Church Loses Fight Over Sealed Papers

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The U.S. Supreme Court cleared the way for the release of thousands of pages of sealed documents concerning sexual abuse by priests in the Catholic diocese of Bridgeport, Conn.

The court's decision Monday effectively lifts a stay that has delayed the release of the documents since 2006, when four newspapers persuaded a Connecticut court to unseal them.

The materials were filed in 23 lawsuits against the Catholic diocese by parishioners during the 1990s, alleging that the church failed to supervise its priests and reassigned those suspected of abusing children. The cases were settled in 2001, as the Catholic abuse scandal grew in national prominence.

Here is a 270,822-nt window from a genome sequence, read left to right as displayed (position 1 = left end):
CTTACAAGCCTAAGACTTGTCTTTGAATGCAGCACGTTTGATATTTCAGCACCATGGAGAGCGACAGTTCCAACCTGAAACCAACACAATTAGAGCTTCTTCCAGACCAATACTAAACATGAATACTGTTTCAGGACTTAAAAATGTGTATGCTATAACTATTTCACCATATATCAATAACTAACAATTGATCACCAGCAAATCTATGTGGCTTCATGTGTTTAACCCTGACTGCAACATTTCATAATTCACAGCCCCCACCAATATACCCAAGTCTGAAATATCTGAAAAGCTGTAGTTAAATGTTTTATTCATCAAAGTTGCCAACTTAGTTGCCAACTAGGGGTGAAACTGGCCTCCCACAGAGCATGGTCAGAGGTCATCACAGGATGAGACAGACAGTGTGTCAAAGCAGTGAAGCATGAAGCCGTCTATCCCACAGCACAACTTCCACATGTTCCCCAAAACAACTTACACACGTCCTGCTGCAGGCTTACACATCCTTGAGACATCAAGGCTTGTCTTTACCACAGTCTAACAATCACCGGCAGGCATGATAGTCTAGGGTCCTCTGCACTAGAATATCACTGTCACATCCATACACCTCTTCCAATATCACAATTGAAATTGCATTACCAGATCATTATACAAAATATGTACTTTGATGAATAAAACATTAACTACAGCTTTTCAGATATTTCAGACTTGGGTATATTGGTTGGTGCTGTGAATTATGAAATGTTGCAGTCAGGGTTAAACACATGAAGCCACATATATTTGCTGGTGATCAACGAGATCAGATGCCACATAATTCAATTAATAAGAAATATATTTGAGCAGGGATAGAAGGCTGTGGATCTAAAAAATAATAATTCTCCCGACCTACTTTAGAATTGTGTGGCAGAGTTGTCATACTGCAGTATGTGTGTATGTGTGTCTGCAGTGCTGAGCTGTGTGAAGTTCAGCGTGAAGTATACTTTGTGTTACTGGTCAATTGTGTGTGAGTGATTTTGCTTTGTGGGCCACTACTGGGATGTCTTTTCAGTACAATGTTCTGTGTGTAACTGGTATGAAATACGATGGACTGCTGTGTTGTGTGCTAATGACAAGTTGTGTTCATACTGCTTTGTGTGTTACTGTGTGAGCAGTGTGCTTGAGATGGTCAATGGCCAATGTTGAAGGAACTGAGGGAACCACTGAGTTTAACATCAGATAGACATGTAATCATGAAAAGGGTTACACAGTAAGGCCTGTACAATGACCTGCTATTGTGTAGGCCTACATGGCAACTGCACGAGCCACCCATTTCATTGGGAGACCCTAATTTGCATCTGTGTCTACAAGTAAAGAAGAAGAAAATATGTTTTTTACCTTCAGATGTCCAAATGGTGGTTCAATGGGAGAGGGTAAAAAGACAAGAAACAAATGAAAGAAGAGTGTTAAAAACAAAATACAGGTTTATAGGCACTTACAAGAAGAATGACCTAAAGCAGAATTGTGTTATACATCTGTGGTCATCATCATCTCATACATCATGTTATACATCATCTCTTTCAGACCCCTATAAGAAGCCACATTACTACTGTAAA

The sealed documents are said to include transcripts of depositions of church officials, including Cardinal Edward Egan, and files from the investigation of priests accused of abuse during the 1960s and 1970s. A 2002 article in the Hartford (Conn.) Courant described some of the documents, which the newspaper said it obtained from sources it didn't name.

The other newspaper plaintiffs were the New York Times, the Boston Globe and the Washington Post.

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